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Yglesias Opens Fire on Musk’s China Bond on Twitter

Matthew Yglesias, the writer and editor of the newsletter, Slow Boring, and an enthusiast of American politics and public policy, has opened fire on billionaire Elon Musk’s growing support and dependence on China.

Yglesias tagged an April 27 editorial from the Slow Boring on Twitter (TWTR) and voiced his growing concern about Musk’s significant stake in the microblogging site. Citing Tesla’s (TSLA) overdependence on Chinese sales and manufacturing biases, Yglesias is concerned that the billionaire might impose similar censorship decisions on Twitter.

What’s more, he even went on to claim that technology bigwigs Apple (AAPL) and Hollywood have similar biased decisions backed by eastern influence.

For instance, Yglesias quoted that Musk has openly criticized the COVID-19 (non-pharmaceutical interventions) NPIs like social distancing and travel restrictions in the U.S. but is “silent about much more draconian measures implemented in China.”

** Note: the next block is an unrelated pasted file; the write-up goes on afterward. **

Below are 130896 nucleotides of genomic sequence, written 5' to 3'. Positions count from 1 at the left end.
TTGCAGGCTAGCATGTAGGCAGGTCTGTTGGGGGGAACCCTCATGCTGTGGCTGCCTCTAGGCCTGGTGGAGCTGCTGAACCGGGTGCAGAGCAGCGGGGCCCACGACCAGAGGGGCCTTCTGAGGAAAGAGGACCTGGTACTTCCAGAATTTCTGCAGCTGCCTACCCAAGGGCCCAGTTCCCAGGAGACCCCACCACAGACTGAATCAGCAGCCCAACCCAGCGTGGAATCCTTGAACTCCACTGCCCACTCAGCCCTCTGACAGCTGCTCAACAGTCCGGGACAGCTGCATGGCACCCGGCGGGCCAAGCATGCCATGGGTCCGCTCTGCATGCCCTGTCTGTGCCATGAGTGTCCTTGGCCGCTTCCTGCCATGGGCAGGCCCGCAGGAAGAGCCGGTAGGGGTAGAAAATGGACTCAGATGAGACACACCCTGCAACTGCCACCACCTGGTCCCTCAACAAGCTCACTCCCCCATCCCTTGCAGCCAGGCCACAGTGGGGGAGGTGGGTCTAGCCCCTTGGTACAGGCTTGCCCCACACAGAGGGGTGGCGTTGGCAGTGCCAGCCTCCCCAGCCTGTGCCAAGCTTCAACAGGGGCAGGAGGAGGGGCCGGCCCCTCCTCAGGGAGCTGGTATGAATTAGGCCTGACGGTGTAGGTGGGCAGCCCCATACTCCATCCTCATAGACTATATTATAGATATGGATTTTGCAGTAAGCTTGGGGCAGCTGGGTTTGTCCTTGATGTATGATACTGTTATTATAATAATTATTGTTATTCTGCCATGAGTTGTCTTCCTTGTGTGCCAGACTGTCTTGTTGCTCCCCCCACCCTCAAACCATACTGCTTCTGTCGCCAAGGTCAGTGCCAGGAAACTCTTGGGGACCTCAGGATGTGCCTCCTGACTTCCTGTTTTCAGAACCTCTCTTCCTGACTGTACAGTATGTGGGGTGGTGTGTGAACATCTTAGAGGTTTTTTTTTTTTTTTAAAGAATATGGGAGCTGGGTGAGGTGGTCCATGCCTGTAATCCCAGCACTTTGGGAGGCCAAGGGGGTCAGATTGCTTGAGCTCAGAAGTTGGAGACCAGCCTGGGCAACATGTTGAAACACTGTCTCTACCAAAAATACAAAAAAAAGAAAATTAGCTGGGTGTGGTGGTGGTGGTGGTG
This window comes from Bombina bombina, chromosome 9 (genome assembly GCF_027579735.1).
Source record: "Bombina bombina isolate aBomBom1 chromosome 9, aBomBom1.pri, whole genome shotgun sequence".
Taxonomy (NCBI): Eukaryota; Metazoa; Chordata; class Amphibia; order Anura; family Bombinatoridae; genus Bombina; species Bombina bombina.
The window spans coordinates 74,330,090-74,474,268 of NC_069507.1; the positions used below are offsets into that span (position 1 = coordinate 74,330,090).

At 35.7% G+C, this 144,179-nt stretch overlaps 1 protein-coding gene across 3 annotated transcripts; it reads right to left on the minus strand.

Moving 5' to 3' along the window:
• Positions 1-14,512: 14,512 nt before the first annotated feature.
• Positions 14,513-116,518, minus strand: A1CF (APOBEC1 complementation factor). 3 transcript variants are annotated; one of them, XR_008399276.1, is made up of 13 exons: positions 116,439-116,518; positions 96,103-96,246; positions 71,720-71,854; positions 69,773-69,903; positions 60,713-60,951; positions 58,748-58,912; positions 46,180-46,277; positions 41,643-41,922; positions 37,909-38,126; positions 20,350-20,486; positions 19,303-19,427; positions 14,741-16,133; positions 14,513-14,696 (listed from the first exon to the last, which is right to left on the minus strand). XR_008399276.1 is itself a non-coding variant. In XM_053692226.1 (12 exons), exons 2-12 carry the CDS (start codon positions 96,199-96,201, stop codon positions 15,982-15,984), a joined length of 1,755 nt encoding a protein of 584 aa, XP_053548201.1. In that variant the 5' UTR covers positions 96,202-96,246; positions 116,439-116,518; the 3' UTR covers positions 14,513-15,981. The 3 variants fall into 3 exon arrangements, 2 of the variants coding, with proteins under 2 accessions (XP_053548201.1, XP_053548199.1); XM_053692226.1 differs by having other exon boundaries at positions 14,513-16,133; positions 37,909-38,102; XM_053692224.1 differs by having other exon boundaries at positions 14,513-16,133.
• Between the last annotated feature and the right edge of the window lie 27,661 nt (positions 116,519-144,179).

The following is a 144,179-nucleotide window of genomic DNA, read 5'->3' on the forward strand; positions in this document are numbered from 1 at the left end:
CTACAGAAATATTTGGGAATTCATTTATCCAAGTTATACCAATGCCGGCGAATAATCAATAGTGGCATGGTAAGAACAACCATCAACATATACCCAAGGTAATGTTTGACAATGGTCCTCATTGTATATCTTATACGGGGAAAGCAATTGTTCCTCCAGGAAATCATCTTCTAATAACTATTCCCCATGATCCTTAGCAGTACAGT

Yglesias worries that, akin to China’s dictates on free speech, Musk’s financial interests in China may compel him to influence Twitter to some extent instead of the liberal, unbiased platform which it was destined to become.

While Musk’s ownership of Twitter is a distant dream amid the ongoing nasty court battle, critics are overwhelmingly against the billionaire taking hold of free speech.

Twitterati replied with much enthusiasm, linking House Speaker Nancy Pelosi’s recent visit to Taiwan, despite several warnings from the mainland, which wants to take Taiwan under its wing. The U.S. and Taiwan have for a long time maintained friendly trade relations, and the U.S. imports a chunk of electrical goods, iron, metal products, machinery, etc. from Taiwan. Pelosi’s visit to Taipei has angered the Chinese continent so much that the populace despises the happening of war, even a cold one.

Yglesias is right to admit that amid the current geopolitical tensions, companies and CEOs need to be careful about how their business and strategic decisions could end up putting America’s progress in jeopardy.


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